Posts

How do interest rate changes affect you?

For many Australians, a rise in interest rates will mean increased repayments on mortgages, loans and credit cards. With less disposable income, many people may need to tighten their belts.

Interest rate rises can be tough for families and small businesses, as increased mortgage and debt repayments can make life more difficult and expensive. While lower interest rates can mean a respite in terms of lower debt repayments, or provide an opportunity to get ahead on your mortgage.

When reviewing your finances make sure you look at how interest rates are tracking and if necessary, build in a buffer for further increases that might affect your repayments. It may also be worth looking at consolidating your debts and renegotiating your current interest rates to protect yourself from future increases.

The below summarises some of the economic consequences of interest rate changes.

Increase in interest rates

  • Increases the cost of mortgage interest payments
  • Reduces personal disposable income
  • Increases incentive to save rather than spend
  • Strengthens the value of the Australian dollar
  • Reduces consumption and investment

Decrease in interest rates

  • Makes mortgage interest payments more affordable
  • Increases personal disposable income
  • Encourages spending
  • Weakens the value of the Australian dollar
  • Encourages investment in property

Interest rates rises are generally good news for people with savings. For those looking to invest in term deposits or bonds, an increase in interest rates will generally mean higher rates of return. Term deposits usually offer higher returns in a rising interest rate environment and lower returns in a falling interest rate environment. This is the reason investors may hold a diversified investment portfolio including asset classes, less sensitive to immediate interest rate changes.

With the interest rate rises, you may want to consider reviewing any home or business lending. Talk with us today to discuss how the interest rate changes impact your financial situation.

Homing in on retirement

Pick an Australian, any Australian, and chances are they dream of buying a home or upgrading the one they already own. There’s the emotional satisfaction of knowing you own the roof over your head, the freedom to rip up carpets and keep a pet, and the stability it offers as you raise a family. But home ownership also has a role to play in retirement planning.

For most of us, the long-term goal is to retire with a home fully paid for and enough investments both inside and outside superannuation to support a comfortable lifestyle. What is less well understood is that the better you manage your mortgage and other debts along the way, the more money you will have for income-producing investments to fund your dream retirement.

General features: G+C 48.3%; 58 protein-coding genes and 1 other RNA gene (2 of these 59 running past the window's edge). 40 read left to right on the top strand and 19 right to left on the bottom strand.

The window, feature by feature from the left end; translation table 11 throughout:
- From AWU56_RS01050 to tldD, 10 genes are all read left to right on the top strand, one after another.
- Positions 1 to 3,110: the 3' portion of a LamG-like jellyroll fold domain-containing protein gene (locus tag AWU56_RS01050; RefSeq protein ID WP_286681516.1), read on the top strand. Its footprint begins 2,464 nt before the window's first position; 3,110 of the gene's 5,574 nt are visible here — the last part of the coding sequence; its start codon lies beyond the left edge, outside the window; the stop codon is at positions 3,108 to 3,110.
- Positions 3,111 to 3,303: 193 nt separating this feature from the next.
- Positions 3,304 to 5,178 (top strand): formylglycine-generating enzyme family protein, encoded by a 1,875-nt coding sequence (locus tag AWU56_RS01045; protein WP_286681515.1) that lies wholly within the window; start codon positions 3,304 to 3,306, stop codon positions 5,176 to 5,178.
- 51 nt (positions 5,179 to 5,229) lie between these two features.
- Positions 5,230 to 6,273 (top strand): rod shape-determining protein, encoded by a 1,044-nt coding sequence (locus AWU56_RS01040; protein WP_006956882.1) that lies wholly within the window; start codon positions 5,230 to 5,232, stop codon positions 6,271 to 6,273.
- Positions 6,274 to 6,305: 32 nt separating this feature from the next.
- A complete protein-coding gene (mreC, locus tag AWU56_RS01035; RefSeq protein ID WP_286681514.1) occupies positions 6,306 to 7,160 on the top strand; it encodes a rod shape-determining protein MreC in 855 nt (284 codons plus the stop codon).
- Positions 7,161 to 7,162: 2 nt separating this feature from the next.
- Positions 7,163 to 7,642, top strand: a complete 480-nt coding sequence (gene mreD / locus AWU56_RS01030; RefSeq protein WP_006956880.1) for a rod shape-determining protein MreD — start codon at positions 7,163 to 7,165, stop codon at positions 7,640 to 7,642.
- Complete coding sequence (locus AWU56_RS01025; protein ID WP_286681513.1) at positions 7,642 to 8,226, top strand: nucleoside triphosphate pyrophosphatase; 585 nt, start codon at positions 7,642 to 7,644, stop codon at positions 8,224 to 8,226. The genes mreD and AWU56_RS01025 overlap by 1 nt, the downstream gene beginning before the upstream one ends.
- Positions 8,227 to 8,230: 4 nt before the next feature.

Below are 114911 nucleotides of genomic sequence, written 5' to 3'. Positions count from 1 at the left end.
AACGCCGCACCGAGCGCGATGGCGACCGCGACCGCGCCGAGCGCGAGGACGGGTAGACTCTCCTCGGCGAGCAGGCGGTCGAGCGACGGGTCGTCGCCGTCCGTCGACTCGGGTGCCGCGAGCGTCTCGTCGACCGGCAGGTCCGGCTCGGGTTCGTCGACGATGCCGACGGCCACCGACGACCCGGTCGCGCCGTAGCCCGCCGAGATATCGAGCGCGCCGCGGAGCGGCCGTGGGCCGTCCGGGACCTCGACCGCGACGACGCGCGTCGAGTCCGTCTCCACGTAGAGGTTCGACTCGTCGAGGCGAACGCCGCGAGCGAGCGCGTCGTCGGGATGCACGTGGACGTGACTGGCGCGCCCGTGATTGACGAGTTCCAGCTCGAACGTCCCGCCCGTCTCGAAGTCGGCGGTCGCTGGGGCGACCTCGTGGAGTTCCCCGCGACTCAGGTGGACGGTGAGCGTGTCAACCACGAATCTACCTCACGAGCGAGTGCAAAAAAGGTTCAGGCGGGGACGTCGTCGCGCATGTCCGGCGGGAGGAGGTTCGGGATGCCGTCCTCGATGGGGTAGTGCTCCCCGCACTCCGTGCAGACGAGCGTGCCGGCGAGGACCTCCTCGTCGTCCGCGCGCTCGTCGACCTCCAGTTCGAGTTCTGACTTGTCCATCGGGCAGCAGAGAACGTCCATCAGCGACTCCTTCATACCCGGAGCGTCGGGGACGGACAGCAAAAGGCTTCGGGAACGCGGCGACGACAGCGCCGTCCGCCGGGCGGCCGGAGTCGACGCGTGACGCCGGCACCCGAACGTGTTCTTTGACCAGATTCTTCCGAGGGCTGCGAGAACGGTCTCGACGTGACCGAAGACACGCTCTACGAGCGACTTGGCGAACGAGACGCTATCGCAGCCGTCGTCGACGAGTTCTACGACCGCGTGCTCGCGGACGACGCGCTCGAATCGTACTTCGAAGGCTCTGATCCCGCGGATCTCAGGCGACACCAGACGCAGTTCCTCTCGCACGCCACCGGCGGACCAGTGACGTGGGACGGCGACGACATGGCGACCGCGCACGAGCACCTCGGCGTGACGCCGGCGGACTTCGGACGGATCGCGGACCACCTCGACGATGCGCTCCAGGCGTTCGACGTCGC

Spending too much on renovations or buying in the wrong location are common mistakes that may potentially reduce your retirement income. Moving is costly and if a renovation doesn’t add value then it is money that can’t be recouped if you decide to downsize later in life.

The right loan
The loan you choose can also make a big difference to your retirement nest egg. Interest rates may be at historic lows, but there are big difference in the rates available from different lenders so it pays to shop around. If you already have a mortgage, ask your lender for a better deal. More often than not they will reduce your interest rate to keep your business, which saves you the cost of refinancing.

It also pays to think about the type of loan you choose. While interest-only loans often make sense for investors, they can be an expensive choice for owner-occupiers even though on the face of it they appear more affordable.

The catch with this type of loan is that without any repayment of the loan principal, interest-only borrowers are continually paying interest on the full amount of the loan.

The Australian Securities and Investments Commission (ASIC) recently crunched the numbers and found that on a $500,000 loan at 6 per cent, making interest-only payments for just five years can add $37,000 to the long-term cost of the loan.

Once again, that money could be earning compound interest in super and bankroll some memorable travel experiences in retirement.

Tax efficiency
Tax also has a role to play when it comes to managing your housing debt for the best retirement outcome. While your family home is generally exempt from capital gains tax, the favourable tax treatment of the family home does not extend to your home loan.

Unlike investment loans, your mortgage is not tax deductible so paying down the mortgage and freeing up money for investment is an important step in your retirement planning. However, the best place for your surplus cash may depend to some extent on your marginal tax rate.

For people on high marginal tax rates, salary sacrificing into super may be more effective than paying down debt. That’s because pre-tax contributions are generally taxed at just 15 per cent rather than your marginal rate. This strategy is even more effective when investment returns are higher than home loan interest rates.

For people in lower tax brackets it is generally preferable to pay down debt first and reduce interest costs.

Home and hosed
The closer you get to retirement the more important it is to be debt free, especially if your resources are limited.

Unless you rent out a room or enter into a reverse mortgage – a product that has never really taken off in Australia – your home won’t produce any income in retirement. So a balance needs to be struck between the amount of money you sink into your home and the amount you direct into income-producing investments.

If you would like to take a more holistic approach to your retirement planning, including the role of your family home, give us a call.